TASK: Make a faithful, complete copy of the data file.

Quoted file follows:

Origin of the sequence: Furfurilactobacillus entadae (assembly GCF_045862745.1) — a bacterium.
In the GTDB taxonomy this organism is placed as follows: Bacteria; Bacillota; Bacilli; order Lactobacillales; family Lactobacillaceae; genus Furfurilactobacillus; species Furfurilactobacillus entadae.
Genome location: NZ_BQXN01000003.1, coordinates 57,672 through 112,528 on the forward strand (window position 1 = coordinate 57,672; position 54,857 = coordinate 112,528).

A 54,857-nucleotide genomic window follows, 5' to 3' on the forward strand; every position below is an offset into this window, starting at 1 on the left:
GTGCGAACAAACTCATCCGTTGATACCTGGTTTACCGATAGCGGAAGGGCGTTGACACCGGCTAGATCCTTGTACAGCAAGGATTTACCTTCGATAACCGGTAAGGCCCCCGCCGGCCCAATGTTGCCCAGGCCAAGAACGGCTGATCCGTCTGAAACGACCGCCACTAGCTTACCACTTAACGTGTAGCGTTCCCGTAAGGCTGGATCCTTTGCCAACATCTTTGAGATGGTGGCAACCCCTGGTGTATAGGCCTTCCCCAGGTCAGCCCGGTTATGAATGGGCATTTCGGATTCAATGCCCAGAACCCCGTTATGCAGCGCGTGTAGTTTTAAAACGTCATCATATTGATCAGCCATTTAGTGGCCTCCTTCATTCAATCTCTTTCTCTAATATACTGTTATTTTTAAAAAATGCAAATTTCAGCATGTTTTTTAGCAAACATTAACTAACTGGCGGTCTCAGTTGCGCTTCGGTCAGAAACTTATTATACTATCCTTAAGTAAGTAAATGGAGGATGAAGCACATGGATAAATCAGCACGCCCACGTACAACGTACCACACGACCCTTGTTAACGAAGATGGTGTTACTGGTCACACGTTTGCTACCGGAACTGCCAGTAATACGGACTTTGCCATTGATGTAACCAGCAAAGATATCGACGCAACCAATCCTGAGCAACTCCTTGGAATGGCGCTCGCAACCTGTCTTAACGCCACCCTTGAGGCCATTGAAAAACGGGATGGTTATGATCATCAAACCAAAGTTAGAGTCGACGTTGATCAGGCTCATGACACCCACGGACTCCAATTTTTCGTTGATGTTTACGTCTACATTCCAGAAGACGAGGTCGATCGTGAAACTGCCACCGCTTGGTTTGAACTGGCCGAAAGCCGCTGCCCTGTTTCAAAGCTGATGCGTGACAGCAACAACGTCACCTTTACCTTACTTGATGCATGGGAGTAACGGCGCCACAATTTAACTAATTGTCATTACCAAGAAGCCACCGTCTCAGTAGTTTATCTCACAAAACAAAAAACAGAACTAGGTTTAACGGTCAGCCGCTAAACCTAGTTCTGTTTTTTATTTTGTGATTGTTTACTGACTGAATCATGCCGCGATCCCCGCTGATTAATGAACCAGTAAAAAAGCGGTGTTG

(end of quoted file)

Origin of the sequence: Furfurilactobacillus entadae (assembly GCF_045862745.1) — a bacterium.
In the GTDB taxonomy this organism is placed as follows: Bacteria; Bacillota; Bacilli; order Lactobacillales; family Lactobacillaceae; genus Furfurilactobacillus; species Furfurilactobacillus entadae.
Genome location: NZ_BQXN01000003.1, coordinates 57,672 through 112,528 on the forward strand (window position 1 = coordinate 57,672; position 54,857 = coordinate 112,528).

A 54,857-nucleotide genomic window follows, 5' to 3' on the forward strand; every position below is an offset into this window, starting at 1 on the left:
GTGCGAACAAACTCATCCGTTGATACCTGGTTTACCGATAGCGGAAGGGCGTTGACACCGGCTAGATCCTTGTACAGCAAGGATTTACCTTCGATAACCGGTAAGGCCCCCGCCGGCCCAATGTTGCCCAGGCCAAGAACGGCTGATCCGTCTGAAACGACCGCCACTAGCTTACCACTTAACGTGTAGCGTTCCCGTAAGGCTGGATCCTTTGCCAACATCTTTGAGATGGTGGCAACCCCTGGTGTATAGGCCTTCCCCAGGTCAGCCCGGTTATGAATGGGCATTTCGGATTCAATGCCCAGAACCCCGTTATGCAGCGCGTGTAGTTTTAAAACGTCATCATATTGATCAGCCATTTAGTGGCCTCCTTCATTCAATCTCTTTCTCTAATATACTGTTATTTTTAAAAAATGCAAATTTCAGCATGTTTTTTAGCAAACATTAACTAACTGGCGGTCTCAGTTGCGCTTCGGTCAGAAACTTATTATACTATCCTTAAGTAAGTAAATGGAGGATGAAGCACATGGATAAATCAGCACGCCCACGTACAACGTACCACACGACCCTTGTTAACGAAGATGGTGTTACTGGTCACACGTTTGCTACCGGAACTGCCAGTAATACGGACTTTGCCATTGATGTAACCAGCAAAGATATCGACGCAACCAATCCTGAGCAACTCCTTGGAATGGCGCTCGCAACCTGTCTTAACGCCACCCTTGAGGCCATTGAAAAACGGGATGGTTATGATCATCAAACCAAAGTTAGAGTCGACGTTGATCAGGCTCATGACACCCACGGACTCCAATTTTTCGTTGATGTTTACGTCTACATTCCAGAAGACGAGGTCGATCGTGAAACTGCCACCGCTTGGTTTGAACTGGCCGAAAGCCGCTGCCCTGTTTCAAAGCTGATGCGTGACAGCAACAACGTCACCTTTACCTTACTTGATGCATGGGAGTAACGGCGCCACAATTTAACTAATTGTCATTACCAAGAAGCCACCGTCTCAGTAGTTTATCTCACAAAACAAAAAACAGAACTAGGTTTAACGGTCAGCCGCTAAACCTAGTTCTGTTTTTTATTTTGTGATTGTTTACTGACTGAATCATGCCGCGATCCCCGCTGATTAATGAACCAGTAAAAAAGCGGTGTTG